Great Depression and its causes

January 7, 2009
By Michael Grimland, Columbus, MT

Without a doubt, the management of Americas resources was a leading cause of the Great Depression, however the depression itself can be viewed as a necessary evil, and will happen whenever there is a great surplus. Modern day depressions are just a blip on the radar, hardly even noticeable in the long run. On Black Tuesday the stock market lost 183 points, in two months. Now days, the market looses and gains 400 points without people noticing. What made the Great Depression "Great" was the length of time were were at the low, almost ten years. That being said the management of the business cycle had and still has, much to do with progression and recession. Good economic activity will undoubtedly expand the economy, this leads to more goods being purchased, and in time a rise in prices as well as a decrease in unemployment. Now this cant be good forever, eventually a surplus in goods arises because the new workers are putting out to much product for the consumer to handle. So in theory, a surplus causes a reduction in goods produced. This is the start of a classic recession. In a recession, unemployment levels start to rise, and because there is less money to buy goods, prices fall. When prices fall, there is a cut revenue stream and businesses will fold (much like the Chicago Tribune on Monday). At a certain point, the recession will end and the economy will start rebuilding. At the point when it starts rebuilding, a depression is declared. This depression period in the late 20's and throughout the 30's was called the Great Depression. First on the list of New Deal Programs started by President Roosevelt was the NIRA, or national Industrial Recovery Act, this act let the government regulate private businesses without violating anti-trust laws. The act set limits on production and prices as well as minimum wage, true to the check and balance system, this was regulated via the NRA or National Recovery Administration. The AAA (Agriculture adjustment Administration) and later the CRP (Crop rotation program) regulated the production of crops, the government would lease land and later pay farmers not to farm to prevent surpluses. In the FDIC (Federal deposit insurance corporation) every depositor is insured up to $5,000. TheFederal Reserve Act in 1935 changed our monetary system from the gold standard to fiat money. The Tennessee Valley Authority (TVA) built and regulated Dams for electricity.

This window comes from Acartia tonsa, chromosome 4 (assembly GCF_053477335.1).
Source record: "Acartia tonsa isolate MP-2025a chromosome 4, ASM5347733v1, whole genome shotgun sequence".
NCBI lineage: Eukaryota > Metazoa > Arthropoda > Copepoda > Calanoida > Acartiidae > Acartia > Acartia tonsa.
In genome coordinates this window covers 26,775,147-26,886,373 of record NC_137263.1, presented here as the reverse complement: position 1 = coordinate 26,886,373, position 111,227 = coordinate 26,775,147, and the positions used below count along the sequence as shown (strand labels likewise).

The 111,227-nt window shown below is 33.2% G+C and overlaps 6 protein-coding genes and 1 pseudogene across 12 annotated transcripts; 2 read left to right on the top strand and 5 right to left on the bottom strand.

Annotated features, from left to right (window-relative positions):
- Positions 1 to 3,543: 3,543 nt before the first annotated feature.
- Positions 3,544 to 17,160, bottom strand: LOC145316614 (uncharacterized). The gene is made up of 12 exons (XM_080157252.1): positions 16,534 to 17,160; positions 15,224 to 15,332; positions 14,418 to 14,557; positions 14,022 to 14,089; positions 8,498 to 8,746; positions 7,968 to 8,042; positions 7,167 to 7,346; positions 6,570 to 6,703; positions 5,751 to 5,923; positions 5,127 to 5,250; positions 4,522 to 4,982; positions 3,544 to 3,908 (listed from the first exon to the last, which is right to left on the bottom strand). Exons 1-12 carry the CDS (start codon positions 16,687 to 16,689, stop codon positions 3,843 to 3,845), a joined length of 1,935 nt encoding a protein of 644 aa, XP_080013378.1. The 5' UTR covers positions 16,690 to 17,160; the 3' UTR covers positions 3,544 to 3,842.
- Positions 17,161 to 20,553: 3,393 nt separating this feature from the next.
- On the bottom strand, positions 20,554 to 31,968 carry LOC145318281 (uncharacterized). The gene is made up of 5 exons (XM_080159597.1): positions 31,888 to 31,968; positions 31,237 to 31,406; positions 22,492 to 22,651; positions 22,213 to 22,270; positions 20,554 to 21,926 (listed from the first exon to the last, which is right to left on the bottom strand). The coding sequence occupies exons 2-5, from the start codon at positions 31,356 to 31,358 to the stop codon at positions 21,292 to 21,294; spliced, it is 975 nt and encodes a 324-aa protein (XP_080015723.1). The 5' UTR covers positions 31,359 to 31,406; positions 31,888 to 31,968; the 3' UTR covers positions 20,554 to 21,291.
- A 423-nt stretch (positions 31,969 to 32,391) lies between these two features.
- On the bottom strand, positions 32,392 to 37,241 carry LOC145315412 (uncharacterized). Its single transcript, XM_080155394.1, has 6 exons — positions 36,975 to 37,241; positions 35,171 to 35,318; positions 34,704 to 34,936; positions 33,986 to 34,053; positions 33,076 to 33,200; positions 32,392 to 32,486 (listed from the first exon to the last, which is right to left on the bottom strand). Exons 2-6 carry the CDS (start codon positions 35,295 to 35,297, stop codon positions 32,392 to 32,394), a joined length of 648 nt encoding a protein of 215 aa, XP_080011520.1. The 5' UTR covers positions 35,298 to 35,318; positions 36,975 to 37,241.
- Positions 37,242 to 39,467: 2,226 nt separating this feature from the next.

The Federal Securities Act (FSA) regulated the way companies could issue stock.
These programs virtually guarrenteed the American Public that a depression of "Great Depression" standards would never again happen in the United States. With government intervention now a standard feature in the metaphorical american muscle car, and more government bailouts on the horizen, its possible to make the argument that American capitalism as we have known it no longer exists.

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